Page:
Surging gilt yields might be disastrous for borrowers but they are also dramatically boosting the annuity incomes retirees can secure from insurance companies.
AJ Bell analysis looks at a 65-year-old with a £200,000 pension pot opting for a 50/50 split between annuity and drawdown:
A £100,000 drawdown pot could provide an inflation-linked income worth £4,918 per year.
Drawdown also offers flexibility to adjust withdrawals should circumstances demand, potential to benefit from long-term investment growth and ability to pass on unused funds to loved ones tax-efficiently when you die.
The remaining £100,000 could buy an inflation-linked annuity worth between £5,198 and £5,970 per year. The level of guaranteed income depends partly on which add-ons are chosen.
Annuities offer security of income and do not require engagement, but you forgo flexibility. While annuities and drawdown are sometimes viewed as an either/or choice, it can make sense to combine the two to create a retirement income plan that suits your needs.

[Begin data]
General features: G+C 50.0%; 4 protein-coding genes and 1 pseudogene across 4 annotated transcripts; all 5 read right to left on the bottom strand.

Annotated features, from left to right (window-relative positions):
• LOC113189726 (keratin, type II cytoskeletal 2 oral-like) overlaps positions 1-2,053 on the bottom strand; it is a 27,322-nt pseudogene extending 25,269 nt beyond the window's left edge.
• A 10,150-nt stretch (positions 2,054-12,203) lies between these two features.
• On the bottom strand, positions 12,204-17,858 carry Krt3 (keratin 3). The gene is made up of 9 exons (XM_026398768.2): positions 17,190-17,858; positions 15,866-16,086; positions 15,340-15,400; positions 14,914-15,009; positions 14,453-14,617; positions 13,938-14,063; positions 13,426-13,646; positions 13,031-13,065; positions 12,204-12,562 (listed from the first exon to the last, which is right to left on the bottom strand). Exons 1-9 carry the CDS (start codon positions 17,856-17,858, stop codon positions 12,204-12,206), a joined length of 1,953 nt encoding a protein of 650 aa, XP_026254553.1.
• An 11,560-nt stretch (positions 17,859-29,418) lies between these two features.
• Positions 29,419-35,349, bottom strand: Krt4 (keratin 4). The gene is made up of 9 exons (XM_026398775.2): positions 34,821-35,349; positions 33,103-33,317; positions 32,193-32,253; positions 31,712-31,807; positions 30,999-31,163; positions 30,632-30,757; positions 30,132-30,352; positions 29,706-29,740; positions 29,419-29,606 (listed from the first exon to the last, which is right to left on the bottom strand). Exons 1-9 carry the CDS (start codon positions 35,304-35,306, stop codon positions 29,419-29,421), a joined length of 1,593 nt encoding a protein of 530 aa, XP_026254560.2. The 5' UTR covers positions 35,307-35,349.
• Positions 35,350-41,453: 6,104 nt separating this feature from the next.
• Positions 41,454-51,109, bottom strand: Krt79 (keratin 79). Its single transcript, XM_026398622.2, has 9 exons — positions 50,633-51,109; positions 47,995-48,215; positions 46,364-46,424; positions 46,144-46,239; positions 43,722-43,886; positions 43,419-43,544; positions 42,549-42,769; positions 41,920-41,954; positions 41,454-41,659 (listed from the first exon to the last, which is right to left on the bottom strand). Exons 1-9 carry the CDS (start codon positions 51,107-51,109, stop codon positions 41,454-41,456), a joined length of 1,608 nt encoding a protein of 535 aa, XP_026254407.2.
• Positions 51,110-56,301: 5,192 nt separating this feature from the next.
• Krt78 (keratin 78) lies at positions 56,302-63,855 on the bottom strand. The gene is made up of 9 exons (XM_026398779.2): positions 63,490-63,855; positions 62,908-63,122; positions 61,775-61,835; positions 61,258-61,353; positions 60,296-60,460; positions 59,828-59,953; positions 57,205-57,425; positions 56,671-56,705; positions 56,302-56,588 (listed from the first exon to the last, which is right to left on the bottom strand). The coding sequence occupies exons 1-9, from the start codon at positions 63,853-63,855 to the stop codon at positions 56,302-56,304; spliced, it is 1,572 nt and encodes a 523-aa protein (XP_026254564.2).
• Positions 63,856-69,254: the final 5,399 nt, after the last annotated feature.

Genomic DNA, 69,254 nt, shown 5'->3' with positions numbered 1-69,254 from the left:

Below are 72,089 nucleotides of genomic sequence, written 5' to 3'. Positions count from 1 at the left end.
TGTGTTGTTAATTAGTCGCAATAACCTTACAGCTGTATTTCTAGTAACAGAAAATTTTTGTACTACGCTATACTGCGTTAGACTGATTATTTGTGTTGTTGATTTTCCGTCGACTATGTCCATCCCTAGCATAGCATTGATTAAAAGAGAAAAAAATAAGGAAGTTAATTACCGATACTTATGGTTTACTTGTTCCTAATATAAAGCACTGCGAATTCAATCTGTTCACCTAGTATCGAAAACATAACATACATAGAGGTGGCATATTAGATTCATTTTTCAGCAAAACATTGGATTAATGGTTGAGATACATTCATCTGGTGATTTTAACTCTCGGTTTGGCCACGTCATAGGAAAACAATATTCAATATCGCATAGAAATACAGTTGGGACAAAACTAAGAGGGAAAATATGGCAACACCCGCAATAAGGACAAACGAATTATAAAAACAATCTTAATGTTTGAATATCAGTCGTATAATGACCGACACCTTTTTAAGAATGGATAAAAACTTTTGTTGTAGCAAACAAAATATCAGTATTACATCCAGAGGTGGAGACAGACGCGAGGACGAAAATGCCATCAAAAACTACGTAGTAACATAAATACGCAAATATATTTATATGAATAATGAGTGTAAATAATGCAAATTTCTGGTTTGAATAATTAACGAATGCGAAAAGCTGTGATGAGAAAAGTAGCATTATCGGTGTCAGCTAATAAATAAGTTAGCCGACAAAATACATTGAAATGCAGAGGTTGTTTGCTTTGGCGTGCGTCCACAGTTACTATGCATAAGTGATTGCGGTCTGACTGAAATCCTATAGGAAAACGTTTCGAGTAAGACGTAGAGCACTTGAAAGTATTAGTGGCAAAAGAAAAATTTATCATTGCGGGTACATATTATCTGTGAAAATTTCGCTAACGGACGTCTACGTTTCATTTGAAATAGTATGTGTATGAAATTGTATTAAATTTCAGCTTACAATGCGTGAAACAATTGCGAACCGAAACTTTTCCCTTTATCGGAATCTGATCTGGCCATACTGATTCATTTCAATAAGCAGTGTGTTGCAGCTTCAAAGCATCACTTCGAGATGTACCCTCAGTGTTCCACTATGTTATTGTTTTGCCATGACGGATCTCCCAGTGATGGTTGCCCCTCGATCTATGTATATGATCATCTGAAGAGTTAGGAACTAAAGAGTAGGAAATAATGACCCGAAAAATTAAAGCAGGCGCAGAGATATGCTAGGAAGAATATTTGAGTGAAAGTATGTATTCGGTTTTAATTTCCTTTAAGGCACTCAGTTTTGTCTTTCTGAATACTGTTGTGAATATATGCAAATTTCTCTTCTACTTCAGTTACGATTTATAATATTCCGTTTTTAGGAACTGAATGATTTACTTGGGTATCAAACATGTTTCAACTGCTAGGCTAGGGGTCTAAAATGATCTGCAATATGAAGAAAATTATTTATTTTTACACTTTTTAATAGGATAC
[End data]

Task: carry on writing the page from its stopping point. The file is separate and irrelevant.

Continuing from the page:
For example, an annuity and state pension (currently available from age 66) could be used to cover fixed costs, with the rest of your fund benefiting from the flexibility and growth potential of drawdown.
Tom Selby, head of retirement policy at AJ Bell, comments: “Annuities have been in the doldrums for over a decade, in part because gilt yields – which largely determine the rates offered by insurers – have remained persistently low. The flexibility available for drawdown investors has also proven hugely popular since the pension freedoms were introduced in 2015.
“However, rising gilt yields this year have dramatically boosted annuity rates, with reports of rates improving by 40-50% since the start of 2022. This means annuities are now likely to come on the radar for millions of retirees who previously might have dismissed them as poor value.
“It’s important when considering the merits of annuities and drawdown to appreciate that they have very different strengths and weaknesses.
“This is not a binary choice, however, and it can make sense to combine an annuity, perhaps to cover your fixed costs, with the flexibility and growth potential of drawdown in retirement.”